Objects, despite the fact that they may not exist, may also be impossible. A burnt painting does not exist whereas a real flat painting with endlessly long sides is an impossible painting. Objects, if they do already exist, may exist in many ways.

Some objects exist in time, an example of an object existing in time might be “Stańczyk During a Ball…” by Matejko. Others on the other hand exist beyond time, for example platonic ideas or mathematical objects, such as perfect lines and concretizing angles in Huculak’s painting “Base” (50×70, 2014).

Some objects have spots of indetermination, they are unfinished, as for example literary characters, of which not all parts are described, or mathematical functions which for their fullness or saturation need arguments, or the just visible second plane outlines in the painting “Vault” (30×100 cm, 2014), or non finito sketches and partially damaged museum object (destrukt) which are in some sense not full, incomplete.

The sources of descriptions of features and parts of objects may be various; some objects have the sources of their descriptions in them. Ingarden called such objects existentially autonomous (existential autonomy is part of the mode of being) whereas some objects have the sources of their defining outside of themselves. What is presented in a painting has its source in the act of painting. The book, the concrete one, the one lying on this desk, has the source of its definition in itself: it stands for itself, it shows what it is. Both a painting and a book are of a dualistic nature: sometimes they are real objects, being created and lost, becoming involved in various cause and effect relationships, and other times they are referring to what is written or presented in them, not existentially autonomous, because they do not exist without their mediation.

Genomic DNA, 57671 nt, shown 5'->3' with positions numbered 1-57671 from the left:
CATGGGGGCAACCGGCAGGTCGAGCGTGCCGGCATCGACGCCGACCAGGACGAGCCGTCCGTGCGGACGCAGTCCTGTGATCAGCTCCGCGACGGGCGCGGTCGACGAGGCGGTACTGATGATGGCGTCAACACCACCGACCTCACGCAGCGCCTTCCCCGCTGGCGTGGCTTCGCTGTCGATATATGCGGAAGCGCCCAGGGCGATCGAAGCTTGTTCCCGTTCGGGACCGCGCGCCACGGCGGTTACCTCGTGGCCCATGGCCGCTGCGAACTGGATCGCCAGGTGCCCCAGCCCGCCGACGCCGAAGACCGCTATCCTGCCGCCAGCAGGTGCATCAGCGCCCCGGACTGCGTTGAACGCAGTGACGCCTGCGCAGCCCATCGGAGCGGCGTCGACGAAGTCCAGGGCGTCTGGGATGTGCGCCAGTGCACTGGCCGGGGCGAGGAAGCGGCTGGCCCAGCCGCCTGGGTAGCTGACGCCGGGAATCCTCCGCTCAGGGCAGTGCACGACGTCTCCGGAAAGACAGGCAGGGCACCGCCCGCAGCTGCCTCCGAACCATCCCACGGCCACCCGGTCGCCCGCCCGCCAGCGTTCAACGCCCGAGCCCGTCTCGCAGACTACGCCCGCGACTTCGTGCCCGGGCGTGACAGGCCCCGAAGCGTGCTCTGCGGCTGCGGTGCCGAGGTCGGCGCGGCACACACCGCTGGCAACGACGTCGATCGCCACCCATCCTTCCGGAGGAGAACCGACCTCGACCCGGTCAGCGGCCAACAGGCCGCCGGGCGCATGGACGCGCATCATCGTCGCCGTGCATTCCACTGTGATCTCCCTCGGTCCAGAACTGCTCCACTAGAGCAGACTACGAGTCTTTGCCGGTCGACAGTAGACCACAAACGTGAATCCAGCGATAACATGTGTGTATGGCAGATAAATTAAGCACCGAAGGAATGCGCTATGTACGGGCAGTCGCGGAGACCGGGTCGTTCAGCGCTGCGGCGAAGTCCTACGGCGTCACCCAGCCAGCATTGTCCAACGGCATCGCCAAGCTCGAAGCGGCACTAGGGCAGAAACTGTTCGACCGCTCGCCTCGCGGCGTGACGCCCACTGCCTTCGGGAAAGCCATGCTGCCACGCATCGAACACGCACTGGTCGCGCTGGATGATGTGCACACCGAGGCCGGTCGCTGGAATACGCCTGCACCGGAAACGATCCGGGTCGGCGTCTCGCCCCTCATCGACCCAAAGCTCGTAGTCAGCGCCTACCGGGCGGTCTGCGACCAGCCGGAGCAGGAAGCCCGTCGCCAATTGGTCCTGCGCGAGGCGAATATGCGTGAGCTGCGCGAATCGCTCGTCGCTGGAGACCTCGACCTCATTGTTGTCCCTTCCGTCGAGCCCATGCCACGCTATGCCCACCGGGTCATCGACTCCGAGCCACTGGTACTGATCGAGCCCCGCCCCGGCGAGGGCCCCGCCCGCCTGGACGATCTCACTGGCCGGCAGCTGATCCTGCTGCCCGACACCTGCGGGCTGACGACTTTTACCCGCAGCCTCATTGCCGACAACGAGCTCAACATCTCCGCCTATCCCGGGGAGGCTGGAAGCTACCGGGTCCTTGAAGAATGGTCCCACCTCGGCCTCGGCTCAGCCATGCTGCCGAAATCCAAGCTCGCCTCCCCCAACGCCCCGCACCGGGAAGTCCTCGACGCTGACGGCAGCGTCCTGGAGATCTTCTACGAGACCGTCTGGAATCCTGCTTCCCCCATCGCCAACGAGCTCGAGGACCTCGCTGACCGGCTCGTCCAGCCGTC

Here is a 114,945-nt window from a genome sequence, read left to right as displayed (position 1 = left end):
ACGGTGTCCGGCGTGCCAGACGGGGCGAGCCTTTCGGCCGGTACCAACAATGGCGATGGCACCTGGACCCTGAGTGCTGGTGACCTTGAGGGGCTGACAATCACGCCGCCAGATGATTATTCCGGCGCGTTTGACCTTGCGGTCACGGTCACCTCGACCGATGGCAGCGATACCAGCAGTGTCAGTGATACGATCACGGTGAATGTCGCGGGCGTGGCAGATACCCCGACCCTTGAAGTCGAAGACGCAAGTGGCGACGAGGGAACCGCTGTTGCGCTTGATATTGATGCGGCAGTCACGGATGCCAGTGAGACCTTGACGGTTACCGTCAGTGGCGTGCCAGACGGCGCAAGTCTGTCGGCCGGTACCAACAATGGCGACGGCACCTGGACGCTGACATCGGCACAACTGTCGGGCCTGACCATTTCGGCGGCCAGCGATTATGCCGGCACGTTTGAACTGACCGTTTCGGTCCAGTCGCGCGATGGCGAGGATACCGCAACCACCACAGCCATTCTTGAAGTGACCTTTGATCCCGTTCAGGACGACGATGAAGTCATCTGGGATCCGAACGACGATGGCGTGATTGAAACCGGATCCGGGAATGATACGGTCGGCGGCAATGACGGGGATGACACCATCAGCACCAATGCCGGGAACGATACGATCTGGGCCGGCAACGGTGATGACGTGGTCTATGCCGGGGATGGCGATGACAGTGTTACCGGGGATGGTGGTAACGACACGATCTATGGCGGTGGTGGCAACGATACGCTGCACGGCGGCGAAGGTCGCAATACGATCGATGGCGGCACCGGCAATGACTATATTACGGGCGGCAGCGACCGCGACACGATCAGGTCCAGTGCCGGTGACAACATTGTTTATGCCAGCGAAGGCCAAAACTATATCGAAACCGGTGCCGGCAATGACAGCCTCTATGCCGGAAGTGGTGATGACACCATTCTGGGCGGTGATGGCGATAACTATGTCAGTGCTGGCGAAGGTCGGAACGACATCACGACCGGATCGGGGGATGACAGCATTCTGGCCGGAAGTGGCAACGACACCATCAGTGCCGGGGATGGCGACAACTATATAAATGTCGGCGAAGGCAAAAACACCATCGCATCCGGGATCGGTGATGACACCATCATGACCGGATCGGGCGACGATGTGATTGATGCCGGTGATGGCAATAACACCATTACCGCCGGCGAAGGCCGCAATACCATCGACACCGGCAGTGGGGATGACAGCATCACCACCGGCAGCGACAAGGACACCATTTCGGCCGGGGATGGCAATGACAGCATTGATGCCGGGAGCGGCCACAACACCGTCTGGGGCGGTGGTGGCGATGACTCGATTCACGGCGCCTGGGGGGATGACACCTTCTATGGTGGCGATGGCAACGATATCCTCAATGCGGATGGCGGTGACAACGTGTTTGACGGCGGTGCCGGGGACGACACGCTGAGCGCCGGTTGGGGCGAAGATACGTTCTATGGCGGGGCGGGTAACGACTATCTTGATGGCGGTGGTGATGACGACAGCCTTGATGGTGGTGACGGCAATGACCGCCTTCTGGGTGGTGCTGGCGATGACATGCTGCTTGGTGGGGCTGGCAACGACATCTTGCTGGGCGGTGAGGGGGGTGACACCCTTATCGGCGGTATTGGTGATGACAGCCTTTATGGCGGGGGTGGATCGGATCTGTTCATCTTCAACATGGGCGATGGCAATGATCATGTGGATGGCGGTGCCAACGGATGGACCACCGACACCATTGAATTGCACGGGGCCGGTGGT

On relationship

“Details and spaces” is not only an exhibition about fragments, escaping the reality at the speed of its own dividing. It refers not only to things or forms but also to the “space between”, relationships between them. I look inside and question not only the exterior outline of the whole, but the character of relationships which build it.